Cationic lipid gene transfer of an IL-2 transgene leads to activation of natural killer cells in a SCID mouse human tumor xenograft

Paul R. Clark, Alison T. Stopeck, Suezanne E. Parker, Evan M. Hersh

Research output: Contribution to journalArticle

5 Scopus citations


Natural killer (NK) cells play an important role in combating infectious and malignant diseases and interleukin-2 (IL-2) has been shown to promote proliferation and activation of NK cells in vitro and in vivo. Here we investigate the effects of local cationic lipid-mediated IL-2 gene transfer on intratumoral accumulation and activation of NK cells in a SCID mouse tumor model. UM449 human melanoma tumors in SCID mice received intratumoral injections of DMRIE/ DOPE admixed with VR1103, a DNA plasmid encoding the gene for human IL-2. Dissagregated tumor cells were tested for IL-2 secretion and were characterized using antibodies to asGM1, MAC-1, and F4/80 antigens. Granzyme A, a proteolytic serine esterase, was also measured in tumor cell lysates. IL-2 secretion from tumors injected with VR1103:DMRIE/DOPE peaked at 48 h after injection and fell to baseline levels on day 8. Intratumoral granzyme A activity was significantly increased in tumors injected with IL-2 plasmid:DMRIE/ DOPE complexes, but not by an irrelevant plasmid DNA:DMRIE/DOPE control. Importantly, the growth of UM449 tumors was slowed in VR1103:DMRIE/DOPE-injected tumors. These results indicate that local cationic lipid-mediated gene transfer of IL-2 induces activation of intratumoral NK cells and slows tumor growth. (C) 2000 Academic Press.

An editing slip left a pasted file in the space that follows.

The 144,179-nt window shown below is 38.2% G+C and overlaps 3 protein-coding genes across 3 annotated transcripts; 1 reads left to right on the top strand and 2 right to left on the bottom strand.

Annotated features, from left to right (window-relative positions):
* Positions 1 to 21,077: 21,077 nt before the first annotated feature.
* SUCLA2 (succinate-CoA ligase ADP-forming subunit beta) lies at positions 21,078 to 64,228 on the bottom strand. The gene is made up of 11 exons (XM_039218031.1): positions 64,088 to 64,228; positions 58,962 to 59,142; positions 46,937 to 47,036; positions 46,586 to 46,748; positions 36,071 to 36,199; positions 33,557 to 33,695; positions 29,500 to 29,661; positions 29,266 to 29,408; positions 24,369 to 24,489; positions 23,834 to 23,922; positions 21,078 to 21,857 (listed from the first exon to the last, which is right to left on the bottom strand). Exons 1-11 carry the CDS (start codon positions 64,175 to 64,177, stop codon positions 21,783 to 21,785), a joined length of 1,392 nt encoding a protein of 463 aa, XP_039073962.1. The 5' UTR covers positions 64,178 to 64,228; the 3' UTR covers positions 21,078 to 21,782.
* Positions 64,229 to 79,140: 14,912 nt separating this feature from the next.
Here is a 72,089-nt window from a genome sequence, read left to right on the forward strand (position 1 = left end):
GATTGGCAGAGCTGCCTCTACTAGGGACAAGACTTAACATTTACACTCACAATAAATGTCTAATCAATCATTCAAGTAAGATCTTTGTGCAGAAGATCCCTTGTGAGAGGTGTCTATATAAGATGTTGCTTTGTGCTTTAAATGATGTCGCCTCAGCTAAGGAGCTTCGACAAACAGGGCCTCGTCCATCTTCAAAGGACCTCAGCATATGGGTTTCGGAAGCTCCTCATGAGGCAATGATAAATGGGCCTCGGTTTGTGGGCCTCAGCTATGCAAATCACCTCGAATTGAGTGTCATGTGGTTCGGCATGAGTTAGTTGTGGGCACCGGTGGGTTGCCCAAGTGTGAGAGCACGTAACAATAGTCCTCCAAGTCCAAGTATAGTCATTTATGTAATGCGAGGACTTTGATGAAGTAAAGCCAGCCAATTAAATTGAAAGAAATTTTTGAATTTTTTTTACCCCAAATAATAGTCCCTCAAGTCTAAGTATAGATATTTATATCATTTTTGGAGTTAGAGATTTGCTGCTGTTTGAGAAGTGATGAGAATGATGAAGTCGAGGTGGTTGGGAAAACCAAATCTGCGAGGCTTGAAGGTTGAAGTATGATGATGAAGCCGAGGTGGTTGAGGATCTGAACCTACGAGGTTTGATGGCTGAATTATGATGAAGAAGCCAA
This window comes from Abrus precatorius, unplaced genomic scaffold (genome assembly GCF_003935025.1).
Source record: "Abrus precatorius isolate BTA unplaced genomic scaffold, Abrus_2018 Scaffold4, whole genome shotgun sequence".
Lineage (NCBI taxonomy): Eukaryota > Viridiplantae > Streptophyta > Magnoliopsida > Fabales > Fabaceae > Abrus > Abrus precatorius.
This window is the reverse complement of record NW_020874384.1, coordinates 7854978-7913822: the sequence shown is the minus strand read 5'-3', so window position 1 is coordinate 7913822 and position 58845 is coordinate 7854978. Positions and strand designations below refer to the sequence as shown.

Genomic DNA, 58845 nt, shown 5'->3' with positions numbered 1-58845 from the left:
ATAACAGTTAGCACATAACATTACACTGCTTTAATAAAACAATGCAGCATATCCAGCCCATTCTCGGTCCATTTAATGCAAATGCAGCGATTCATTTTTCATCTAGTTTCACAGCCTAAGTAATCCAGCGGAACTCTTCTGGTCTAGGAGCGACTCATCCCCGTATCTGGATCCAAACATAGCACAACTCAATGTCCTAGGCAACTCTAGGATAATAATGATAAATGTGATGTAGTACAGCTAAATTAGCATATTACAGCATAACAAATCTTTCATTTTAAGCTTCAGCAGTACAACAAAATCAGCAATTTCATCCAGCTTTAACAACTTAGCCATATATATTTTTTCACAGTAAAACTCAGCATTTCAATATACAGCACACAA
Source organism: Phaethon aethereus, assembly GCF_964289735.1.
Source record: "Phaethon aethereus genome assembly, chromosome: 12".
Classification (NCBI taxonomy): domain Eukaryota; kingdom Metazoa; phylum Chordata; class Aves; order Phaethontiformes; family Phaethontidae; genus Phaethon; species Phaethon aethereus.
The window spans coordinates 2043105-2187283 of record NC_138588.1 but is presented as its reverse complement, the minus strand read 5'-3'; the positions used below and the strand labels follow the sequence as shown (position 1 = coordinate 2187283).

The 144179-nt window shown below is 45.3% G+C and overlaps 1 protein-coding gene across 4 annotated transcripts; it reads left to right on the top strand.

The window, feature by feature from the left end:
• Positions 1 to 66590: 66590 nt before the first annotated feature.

Original languageEnglish (US)
Pages (from-to)96-104
Number of pages9
JournalCellular Immunology
Issue number2
StatePublished - Sep 15 2000



  • Cationic lipid
  • Granzyme A
  • Interleukin-2
  • Intratumoral
  • Natural killer cell
  • Tumor

ASJC Scopus subject areas

  • Immunology

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